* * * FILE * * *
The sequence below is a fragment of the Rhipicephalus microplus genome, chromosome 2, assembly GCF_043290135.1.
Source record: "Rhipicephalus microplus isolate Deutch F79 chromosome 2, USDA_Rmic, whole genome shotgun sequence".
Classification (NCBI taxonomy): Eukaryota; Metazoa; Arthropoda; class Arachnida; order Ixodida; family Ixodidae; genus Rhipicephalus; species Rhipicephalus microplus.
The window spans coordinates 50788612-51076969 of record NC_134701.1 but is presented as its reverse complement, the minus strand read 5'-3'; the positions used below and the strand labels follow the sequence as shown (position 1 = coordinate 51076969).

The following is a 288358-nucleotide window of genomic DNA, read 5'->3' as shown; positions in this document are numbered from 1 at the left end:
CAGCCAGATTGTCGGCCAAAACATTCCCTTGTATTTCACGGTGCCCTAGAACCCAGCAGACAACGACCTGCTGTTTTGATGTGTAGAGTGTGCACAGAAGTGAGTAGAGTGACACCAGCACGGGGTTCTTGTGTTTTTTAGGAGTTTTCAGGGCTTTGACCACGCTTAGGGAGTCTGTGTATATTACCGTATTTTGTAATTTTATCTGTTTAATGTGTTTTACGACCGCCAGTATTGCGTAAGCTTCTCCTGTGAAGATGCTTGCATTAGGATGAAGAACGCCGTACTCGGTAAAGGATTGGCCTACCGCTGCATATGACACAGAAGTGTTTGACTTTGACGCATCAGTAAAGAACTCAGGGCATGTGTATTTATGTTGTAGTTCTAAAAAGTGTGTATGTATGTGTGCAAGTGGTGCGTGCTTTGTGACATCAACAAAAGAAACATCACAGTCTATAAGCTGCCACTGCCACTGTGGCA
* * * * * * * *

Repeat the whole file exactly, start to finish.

The sequence below is a fragment of the Rhipicephalus microplus genome, chromosome 2, assembly GCF_043290135.1.
Source record: "Rhipicephalus microplus isolate Deutch F79 chromosome 2, USDA_Rmic, whole genome shotgun sequence".
Classification (NCBI taxonomy): Eukaryota; Metazoa; Arthropoda; class Arachnida; order Ixodida; family Ixodidae; genus Rhipicephalus; species Rhipicephalus microplus.
The window spans coordinates 50788612-51076969 of record NC_134701.1 but is presented as its reverse complement, the minus strand read 5'-3'; the positions used below and the strand labels follow the sequence as shown (position 1 = coordinate 51076969).

The following is a 288358-nucleotide window of genomic DNA, read 5'->3' as shown; positions in this document are numbered from 1 at the left end:
CAGCCAGATTGTCGGCCAAAACATTCCCTTGTATTTCACGGTGCCCTAGAACCCAGCAGACAACGACCTGCTGTTTTGATGTGTAGAGTGTGCACAGAAGTGAGTAGAGTGACACCAGCACGGGGTTCTTGTGTTTTTTAGGAGTTTTCAGGGCTTTGACCACGCTTAGGGAGTCTGTGTATATTACCGTATTTTGTAATTTTATCTGTTTAATGTGTTTTACGACCGCCAGTATTGCGTAAGCTTCTCCTGTGAAGATGCTTGCATTAGGATGAAGAACGCCGTACTCGGTAAAGGATTGGCCTACCGCTGCATATGACACAGAAGTGTTTGACTTTGACGCATCAGTAAAGAACTCAGGGCATGTGTATTTATGTTGTAGTTCTAAAAAGTGTGTATGTATGTGTGCAAGTGGTGCGTGCTTTGTGACATCAACAAAAGAAACATCACAGTCTATAAGCTGCCACTGCCACTGTGGCA